The gorgeous animal pictured above was killed on July 15th at a shelter in California. He was labeled as a “wolfdog” but was, in reality, a northern-breed domestic dog.

Why did this happen?

Simple: Shelters in the USA cannot legally adopt-out wolfdogs to the general public. If wolfdog-specific rescues don’t step in, these dogs are put to sleep. The problem is that wolfdog rescue is, in itself, very strenuous work. Many such rescues are forced to focus their efforts solely on animals that bear legitimate wolf content as a result. 

Wolfy-looking dogs, like the one above, have no place to go then, and are put to sleep instead. 

The solution to this problem is pretty simple: People need to stop labeling their domestic dogs as “wolfdogs”. It gives others the wrong impression about how real wolfdogs look and act, resulting in widespread confusion about the breed. Many people assume that huskies, malamutes, German shepherds, and their mixes are wolfdogs, or even mistake them for actual wolves, simply because they don’t look like a purebred this-or-that. 

Please feel free to read more about the dangers of wolfdogs misrepresentation HERE.

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About four weeks ago, the wolfdog rescue community was given some troubling news: A Craigslist add had appeared for what the owner claimed to be two “pure wolves” seeking new homes. They looked to be in very deplorable condition, but the extent of their troubles was not known until a member of the community stepped up to adopt the animals and take them into her care.

The sister pair were purchased by the original owner from a breeder who had told her that “wolves only need to eat twice a week because that’s what they do in the wild!” so the woman had only been feeding the young animals every three-to-five days. As a result, they were severely malnourished, and one of the pups developed abnormal bone growth in her feet as a result of marrow loss. Both were anemic. 

But the kind-hearted soul who rescued them is an experienced wolfdog owner, who has worked in rescue before. Both pups have since made leaps and bounds in their recovery, and were named Midna and Zelda after the video game characters.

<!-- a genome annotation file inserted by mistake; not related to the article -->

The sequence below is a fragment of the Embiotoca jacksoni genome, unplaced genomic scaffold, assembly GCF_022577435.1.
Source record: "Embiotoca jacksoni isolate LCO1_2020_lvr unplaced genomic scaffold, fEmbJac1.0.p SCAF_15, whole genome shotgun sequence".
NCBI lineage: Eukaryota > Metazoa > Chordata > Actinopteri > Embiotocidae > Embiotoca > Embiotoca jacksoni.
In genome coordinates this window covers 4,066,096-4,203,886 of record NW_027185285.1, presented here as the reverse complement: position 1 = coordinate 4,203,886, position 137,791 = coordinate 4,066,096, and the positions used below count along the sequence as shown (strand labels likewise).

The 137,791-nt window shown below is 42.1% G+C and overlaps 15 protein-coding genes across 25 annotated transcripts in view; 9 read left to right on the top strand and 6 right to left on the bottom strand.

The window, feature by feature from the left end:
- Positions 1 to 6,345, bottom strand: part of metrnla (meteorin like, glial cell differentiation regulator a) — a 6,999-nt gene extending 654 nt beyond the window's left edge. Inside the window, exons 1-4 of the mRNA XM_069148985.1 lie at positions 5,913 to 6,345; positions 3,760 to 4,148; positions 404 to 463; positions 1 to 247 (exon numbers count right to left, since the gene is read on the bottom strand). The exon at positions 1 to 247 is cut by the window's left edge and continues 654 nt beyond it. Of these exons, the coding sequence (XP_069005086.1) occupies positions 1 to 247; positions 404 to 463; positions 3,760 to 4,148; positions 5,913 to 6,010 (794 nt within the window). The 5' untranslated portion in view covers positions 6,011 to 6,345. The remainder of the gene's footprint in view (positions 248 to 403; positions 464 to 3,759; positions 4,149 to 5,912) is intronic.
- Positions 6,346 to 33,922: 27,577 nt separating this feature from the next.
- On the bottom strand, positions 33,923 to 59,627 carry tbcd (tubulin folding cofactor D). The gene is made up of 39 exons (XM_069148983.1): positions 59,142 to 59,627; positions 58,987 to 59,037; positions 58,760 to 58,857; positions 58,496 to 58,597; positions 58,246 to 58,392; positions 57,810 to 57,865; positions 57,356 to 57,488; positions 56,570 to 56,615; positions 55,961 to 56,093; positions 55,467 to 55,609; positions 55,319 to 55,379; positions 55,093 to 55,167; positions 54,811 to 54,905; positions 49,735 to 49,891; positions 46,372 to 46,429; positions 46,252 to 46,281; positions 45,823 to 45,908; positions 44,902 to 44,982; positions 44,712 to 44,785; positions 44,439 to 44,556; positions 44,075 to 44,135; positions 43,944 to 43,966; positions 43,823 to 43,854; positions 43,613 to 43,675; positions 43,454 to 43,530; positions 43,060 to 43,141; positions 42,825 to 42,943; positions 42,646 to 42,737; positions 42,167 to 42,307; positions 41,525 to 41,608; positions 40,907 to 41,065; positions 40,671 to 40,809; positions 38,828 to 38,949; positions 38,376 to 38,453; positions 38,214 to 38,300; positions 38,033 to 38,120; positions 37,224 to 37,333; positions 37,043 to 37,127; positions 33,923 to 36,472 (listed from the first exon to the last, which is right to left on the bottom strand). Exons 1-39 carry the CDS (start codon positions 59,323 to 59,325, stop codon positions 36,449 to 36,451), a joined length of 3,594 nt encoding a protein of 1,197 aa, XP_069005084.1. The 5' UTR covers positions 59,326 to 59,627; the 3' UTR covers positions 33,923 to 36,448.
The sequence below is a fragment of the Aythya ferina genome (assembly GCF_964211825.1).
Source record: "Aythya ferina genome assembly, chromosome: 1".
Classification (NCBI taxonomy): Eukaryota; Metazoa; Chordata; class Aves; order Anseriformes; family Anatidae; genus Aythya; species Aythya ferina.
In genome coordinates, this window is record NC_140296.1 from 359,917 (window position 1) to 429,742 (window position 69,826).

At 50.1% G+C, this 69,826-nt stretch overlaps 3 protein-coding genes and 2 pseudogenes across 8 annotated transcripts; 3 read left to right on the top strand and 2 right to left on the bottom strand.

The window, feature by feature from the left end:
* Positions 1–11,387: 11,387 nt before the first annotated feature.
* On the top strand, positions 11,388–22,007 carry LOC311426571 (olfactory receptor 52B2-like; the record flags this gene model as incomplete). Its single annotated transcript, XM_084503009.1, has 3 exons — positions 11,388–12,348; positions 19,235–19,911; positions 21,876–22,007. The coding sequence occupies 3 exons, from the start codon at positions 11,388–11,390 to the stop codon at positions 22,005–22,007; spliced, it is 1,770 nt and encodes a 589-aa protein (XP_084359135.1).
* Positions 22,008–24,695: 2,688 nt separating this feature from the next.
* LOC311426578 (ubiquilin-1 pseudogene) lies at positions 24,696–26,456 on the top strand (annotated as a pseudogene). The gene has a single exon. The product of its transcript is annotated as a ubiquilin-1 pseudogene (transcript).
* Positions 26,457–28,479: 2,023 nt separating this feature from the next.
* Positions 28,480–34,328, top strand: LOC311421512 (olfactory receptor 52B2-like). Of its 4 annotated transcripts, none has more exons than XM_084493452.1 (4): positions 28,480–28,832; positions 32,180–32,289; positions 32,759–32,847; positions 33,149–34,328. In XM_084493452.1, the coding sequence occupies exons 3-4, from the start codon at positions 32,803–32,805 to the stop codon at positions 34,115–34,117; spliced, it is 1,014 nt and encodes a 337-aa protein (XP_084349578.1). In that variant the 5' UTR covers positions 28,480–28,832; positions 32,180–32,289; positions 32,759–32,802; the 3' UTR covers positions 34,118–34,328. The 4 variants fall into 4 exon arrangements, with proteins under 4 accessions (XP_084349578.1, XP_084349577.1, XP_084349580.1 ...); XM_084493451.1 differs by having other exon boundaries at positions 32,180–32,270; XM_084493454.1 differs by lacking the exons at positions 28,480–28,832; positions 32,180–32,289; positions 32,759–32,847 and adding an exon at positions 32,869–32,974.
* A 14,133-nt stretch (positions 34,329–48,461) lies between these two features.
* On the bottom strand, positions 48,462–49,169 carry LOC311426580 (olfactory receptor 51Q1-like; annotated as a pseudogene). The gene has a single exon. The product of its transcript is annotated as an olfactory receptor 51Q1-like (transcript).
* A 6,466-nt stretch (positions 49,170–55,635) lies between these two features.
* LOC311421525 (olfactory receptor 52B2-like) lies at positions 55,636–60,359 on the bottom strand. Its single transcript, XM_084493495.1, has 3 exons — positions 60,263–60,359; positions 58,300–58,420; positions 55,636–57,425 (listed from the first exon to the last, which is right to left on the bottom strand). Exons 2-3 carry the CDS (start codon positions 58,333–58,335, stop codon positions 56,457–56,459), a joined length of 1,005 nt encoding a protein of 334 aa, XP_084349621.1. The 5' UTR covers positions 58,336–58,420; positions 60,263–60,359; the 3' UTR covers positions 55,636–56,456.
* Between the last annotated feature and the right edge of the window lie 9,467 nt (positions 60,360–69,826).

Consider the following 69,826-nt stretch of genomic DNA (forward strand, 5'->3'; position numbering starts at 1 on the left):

The sisters are NOT pure wolves as the original owner believed. But they do have wolf content in them, and were, as a result, far too much for the woman to handle. She expected these beautiful pups to act like normal domestic dogs - likely because of people who claim that their own domestic canines are “full wolf” when they clearly aren’t. 

Misrepresentation nearly killed these two fantastic pups. It has left one of them irrevocably disfigured. But thankfully, this particular story does have a happy ending, and now Zelda and Midna will be given the proper care, food, and containment that they need in order to live healthy lives. 


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The Featured Creature: What to Know If You Are Thinking of Getting a Wolfdog

Wolves are etched in our imagination in truly fantastic and romantic colors. They play a prominent part in the fairytales and stories we have grown up listening to. Despite the presumed familiarity we have with their race, doubts, fears and misconceptions abound.

Wolfdogs are hybrids between wolves and dogs, and the more true they are to their wild ancestors, the more wild they will be. But wildness should not be mistaken for ferociousness. Wolfdogs also require committed veterinary care including vaccine shots and pest control.

Wolfdogs are not good watch or guard dogs because they have an inherent mistrust and a deep-rooted fear of human beings. This also makes it harder to tame them and socialize them.

If you are planning to buy a wolfdog pup and raise it as a family pet, there are several things you need to keep in mind.

It is important you find out all about the breed, but it is even more important you assess yourself and find out whether you are ready to meet all the commitments that wolfdog ownership will demand of you. (check out the full article!)